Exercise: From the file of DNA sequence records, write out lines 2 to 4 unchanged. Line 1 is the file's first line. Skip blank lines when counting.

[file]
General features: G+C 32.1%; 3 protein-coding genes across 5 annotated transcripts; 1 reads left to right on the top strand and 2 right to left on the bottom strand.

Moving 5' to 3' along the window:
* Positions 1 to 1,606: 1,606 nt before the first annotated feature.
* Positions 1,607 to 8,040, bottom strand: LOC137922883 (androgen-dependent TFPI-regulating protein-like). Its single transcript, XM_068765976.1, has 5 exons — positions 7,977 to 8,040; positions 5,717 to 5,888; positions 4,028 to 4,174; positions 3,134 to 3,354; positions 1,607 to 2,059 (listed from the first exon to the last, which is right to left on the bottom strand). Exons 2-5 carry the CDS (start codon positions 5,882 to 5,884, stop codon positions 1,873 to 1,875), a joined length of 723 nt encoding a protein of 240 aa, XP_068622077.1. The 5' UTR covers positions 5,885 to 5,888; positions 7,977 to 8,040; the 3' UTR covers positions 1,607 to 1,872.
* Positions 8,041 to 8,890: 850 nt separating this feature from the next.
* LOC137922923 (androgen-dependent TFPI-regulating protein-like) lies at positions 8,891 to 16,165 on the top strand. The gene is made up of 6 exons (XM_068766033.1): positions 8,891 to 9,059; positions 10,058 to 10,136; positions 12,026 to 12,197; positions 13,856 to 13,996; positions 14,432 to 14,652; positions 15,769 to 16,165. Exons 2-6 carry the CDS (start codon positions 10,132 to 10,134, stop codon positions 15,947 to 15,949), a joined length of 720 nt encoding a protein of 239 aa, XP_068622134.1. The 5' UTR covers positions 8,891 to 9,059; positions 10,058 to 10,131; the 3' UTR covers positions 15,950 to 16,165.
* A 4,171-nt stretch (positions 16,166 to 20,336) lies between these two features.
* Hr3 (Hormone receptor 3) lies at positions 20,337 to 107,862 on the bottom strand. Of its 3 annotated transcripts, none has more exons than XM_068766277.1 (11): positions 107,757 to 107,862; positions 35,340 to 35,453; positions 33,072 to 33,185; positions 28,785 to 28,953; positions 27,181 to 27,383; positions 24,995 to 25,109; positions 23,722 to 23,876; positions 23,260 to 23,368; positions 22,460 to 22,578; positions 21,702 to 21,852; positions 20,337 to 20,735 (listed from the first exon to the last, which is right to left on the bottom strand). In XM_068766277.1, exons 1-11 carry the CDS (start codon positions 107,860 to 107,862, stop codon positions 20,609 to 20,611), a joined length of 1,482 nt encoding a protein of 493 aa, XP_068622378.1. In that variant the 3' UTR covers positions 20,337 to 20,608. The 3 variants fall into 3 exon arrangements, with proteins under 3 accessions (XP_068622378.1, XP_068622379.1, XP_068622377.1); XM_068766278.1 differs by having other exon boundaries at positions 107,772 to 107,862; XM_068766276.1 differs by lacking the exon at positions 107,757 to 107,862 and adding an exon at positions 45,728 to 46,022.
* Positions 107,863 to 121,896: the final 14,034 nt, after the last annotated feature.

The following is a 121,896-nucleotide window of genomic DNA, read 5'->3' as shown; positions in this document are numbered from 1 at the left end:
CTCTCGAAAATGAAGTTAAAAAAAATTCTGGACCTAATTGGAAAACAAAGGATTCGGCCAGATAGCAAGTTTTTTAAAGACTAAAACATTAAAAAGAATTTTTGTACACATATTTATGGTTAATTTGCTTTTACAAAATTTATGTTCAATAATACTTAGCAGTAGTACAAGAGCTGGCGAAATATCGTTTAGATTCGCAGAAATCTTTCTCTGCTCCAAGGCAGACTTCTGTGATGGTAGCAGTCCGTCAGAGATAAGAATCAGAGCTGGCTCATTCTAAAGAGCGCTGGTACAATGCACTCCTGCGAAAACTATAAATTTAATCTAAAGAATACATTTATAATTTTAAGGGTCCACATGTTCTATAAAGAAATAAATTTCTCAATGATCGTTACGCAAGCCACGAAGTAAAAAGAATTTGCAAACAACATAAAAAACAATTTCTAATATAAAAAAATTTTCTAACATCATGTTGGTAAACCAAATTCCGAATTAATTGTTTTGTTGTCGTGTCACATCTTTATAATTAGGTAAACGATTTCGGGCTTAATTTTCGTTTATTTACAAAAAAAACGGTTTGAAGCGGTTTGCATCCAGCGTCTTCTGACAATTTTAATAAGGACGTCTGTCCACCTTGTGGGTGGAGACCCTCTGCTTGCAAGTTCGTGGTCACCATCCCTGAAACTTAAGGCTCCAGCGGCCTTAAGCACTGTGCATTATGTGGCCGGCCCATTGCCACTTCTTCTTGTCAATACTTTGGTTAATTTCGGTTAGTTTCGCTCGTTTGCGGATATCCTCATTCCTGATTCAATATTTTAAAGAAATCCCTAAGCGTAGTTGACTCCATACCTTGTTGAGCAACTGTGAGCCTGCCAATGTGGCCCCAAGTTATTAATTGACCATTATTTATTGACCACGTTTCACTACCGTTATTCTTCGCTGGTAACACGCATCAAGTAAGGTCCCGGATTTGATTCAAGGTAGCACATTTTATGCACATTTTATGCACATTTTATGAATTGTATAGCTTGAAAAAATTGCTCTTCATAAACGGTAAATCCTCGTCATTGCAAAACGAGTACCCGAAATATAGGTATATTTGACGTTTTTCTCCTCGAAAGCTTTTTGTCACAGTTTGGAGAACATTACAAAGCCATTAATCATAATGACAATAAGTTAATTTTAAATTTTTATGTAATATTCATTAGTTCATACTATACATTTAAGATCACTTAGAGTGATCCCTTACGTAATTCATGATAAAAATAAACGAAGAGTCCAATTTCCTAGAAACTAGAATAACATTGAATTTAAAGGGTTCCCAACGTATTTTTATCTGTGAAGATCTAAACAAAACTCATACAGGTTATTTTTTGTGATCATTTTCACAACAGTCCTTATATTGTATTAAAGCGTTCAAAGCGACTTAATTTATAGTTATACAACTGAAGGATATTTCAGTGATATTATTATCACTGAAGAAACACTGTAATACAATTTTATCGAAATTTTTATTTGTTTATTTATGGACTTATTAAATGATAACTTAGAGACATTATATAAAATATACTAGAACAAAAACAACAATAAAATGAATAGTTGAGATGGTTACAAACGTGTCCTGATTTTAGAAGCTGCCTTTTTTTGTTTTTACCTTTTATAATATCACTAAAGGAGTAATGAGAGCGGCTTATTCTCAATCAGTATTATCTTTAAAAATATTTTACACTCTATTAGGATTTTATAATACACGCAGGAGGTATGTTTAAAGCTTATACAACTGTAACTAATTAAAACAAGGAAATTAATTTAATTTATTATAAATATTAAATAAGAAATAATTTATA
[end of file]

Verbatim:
Moving 5' to 3' along the window:
* Positions 1 to 1,606: 1,606 nt before the first annotated feature.
* Positions 1,607 to 8,040, bottom strand: LOC137922883 (androgen-dependent TFPI-regulating protein-like). Its single transcript, XM_068765976.1, has 5 exons — positions 7,977 to 8,040; positions 5,717 to 5,888; positions 4,028 to 4,174; positions 3,134 to 3,354; positions 1,607 to 2,059 (listed from the first exon to the last, which is right to left on the bottom strand). Exons 2-5 carry the CDS (start codon positions 5,882 to 5,884, stop codon positions 1,873 to 1,875), a joined length of 723 nt encoding a protein of 240 aa, XP_068622077.1. The 5' UTR covers positions 5,885 to 5,888; positions 7,977 to 8,040; the 3' UTR covers positions 1,607 to 1,872.